"How many cars have you stopped today?" a British soldier demanded of a national guardsman at a checkpoint one afternoon last week. "None," the Iraqi replied with a smile, sheepishly looking on as the soldier demonstrated how to search a car.
Civilian reconstruction officials and the British army are desperate to find projects that will lance tensions in the province by putting some of the thousands of unemployed — and armed — young men to work.
But private reconstruction has stumbled badly. A monitoring team arrived in Amarah this month to check on repairs supposedly underway on 39 schools. They found work going on at three. A new power generator has been installed by Siemens outside the violence-ridden town of Majar Kabir, but the company says it is too dangerous to send an engineer to turn it on.
For its part, the British army has begun a modest, half-million-dollar project to hire some of Amarah's poorest people to clean the streets and sewers. There is cautiously hopeful talk about developing an export industry for the bricks turned out by the rows of Dickensian factories outside Amarah, whose chimneys rise like blackened fingers along a skyline hazed in clouds of acrid soot.
But for now, Maysan is mostly exporting fighters. Bellicose Shiite cleric Muqtada Sadr enjoys formidable support in Maysan, and many of the province's men traveled to Sadr's spiritual home in Najaf last summer to take up a street fight there against U.S. troops.
Sadr loyalists also fought a series of less-publicized battles in Maysan against British soldiers with the Princess of Wales' Royal Regiment, clashes that began in April and culminated in August with a firefight at a road junction the British call Danny Boy, just north of Majar Kabir. The British killed more than 100 Iraqis, with some soldiers ending the hours of fighting with a fixed bayonet charge to chase the last Iraqis away.
The temperature has cooled off since then. Majar Kabir remains off-limits to British troops, although they have plans to return before the election. And after waging months of battles to retain their foothold in a compound on the main street of Amarah, the British tired of fighting their way out every time they needed to be resupplied and withdrew from the city to a base near the airport.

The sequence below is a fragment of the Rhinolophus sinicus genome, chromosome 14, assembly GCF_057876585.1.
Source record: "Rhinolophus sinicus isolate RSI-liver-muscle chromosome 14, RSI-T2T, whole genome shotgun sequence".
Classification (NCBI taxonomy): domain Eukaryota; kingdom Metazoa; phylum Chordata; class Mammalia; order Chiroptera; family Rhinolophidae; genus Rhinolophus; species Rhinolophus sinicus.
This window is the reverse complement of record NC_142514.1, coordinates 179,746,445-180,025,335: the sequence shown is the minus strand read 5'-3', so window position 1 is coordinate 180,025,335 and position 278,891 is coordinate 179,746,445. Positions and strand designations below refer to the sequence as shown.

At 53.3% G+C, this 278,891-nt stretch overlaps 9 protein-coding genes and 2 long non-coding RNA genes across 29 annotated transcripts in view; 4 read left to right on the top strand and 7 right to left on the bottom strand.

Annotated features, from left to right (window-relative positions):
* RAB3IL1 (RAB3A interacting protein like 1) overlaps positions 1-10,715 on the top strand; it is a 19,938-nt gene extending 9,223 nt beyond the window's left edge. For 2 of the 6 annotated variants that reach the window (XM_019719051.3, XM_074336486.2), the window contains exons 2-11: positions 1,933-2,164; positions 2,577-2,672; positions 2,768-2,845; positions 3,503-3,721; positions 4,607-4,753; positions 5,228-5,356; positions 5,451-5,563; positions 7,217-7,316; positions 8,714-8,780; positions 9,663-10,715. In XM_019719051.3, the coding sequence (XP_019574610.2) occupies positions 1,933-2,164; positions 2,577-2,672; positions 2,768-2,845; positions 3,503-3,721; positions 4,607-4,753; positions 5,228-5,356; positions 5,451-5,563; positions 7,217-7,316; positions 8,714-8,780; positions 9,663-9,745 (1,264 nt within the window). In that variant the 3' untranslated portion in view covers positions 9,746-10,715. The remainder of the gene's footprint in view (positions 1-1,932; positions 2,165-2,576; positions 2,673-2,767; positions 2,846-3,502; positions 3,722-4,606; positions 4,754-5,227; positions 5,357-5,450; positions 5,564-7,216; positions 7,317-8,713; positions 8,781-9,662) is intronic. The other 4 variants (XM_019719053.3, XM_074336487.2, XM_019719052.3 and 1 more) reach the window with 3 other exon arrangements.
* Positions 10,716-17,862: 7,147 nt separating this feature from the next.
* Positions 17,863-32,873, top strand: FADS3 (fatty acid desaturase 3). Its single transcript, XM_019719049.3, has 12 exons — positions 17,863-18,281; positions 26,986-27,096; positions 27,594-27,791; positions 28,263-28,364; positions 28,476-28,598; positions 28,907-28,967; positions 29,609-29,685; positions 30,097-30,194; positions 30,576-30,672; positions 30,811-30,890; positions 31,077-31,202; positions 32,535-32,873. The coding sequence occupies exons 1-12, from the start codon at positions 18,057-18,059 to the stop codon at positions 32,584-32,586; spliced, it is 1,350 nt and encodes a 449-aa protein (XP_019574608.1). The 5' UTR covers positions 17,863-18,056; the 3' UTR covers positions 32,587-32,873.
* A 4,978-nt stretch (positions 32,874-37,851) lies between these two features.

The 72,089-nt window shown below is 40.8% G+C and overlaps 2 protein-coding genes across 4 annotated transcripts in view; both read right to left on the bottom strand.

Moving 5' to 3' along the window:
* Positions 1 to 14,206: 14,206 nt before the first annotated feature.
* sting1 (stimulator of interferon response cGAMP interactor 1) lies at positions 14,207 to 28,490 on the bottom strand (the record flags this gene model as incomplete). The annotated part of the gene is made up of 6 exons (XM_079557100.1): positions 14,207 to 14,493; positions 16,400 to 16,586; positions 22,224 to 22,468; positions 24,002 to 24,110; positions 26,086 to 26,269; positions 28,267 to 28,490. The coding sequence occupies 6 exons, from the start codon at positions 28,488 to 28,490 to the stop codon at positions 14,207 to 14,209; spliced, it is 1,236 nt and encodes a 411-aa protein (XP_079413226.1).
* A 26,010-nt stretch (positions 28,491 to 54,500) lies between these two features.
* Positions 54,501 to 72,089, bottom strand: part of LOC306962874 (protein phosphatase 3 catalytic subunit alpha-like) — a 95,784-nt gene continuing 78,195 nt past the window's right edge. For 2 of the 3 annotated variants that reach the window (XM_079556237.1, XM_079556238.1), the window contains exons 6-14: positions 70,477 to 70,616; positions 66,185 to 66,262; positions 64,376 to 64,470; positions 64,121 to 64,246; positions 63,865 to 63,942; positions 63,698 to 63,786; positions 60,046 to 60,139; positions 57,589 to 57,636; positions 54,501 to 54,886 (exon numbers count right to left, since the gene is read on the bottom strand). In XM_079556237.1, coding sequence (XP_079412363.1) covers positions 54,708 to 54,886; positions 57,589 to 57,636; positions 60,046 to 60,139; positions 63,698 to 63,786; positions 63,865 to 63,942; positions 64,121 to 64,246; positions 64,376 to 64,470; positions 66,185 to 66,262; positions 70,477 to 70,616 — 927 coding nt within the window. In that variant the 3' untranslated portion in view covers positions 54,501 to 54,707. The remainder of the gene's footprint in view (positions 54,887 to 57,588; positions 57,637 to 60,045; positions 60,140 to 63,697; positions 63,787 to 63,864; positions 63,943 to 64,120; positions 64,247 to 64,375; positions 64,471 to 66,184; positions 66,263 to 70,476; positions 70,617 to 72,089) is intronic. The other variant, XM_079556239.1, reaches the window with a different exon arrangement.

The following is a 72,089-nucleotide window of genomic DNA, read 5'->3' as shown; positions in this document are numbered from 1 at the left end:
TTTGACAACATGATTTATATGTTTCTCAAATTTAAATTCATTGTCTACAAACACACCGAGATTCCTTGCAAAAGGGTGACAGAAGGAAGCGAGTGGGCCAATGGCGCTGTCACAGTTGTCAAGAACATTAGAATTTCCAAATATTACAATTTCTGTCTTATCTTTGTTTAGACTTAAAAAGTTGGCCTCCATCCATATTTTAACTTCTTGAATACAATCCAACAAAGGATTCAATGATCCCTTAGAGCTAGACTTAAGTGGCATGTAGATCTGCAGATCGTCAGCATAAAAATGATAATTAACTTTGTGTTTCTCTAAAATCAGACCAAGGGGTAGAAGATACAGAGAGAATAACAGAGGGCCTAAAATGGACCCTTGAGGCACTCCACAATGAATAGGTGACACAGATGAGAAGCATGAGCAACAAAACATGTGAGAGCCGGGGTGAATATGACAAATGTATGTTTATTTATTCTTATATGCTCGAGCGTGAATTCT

The recently arrived Welsh Guards no longer drive their Warrior armored vehicles or Challenger tanks into Amarah. Instead, they patrol along the soft clay ridges of the city outskirts, peering at the town through night-vision equipment that is good for spotting potential attackers but offers no insight into the subterranean world of shifting political alliances.
Lt. Col. Ben Bathurst, the British commanding officer, insists that he has enough local intelligence to keep the province stable. "We have better intelligence here than in some other theaters, because people announce their intentions here," he said wryly. "If someone wants to kill you in Amarah, he tells you to your face."
Still, Maysan's various factions appear prepared to grudgingly tolerate the British presence for now.
"No, no. We don't want the British to leave," said Hassin Arhayf Jassam, a member of the Provincial Governing Council who found himself pulled aside in the lottery of another British checkpoint on a side road last week. "Not yet."
"Even Sadr knows it is impossible to live here without the British right now," said Alaa Mohsin, 35, a grade-school English teacher, as he stood in the midday dust kicked up by a passing British patrol. "Some of the old Baathists are still around.
"We have no problem with the Sunnis — just with the officers of the old regime," he said. "We hope Iraq will stay together. We are not ready to fight everyone in our country."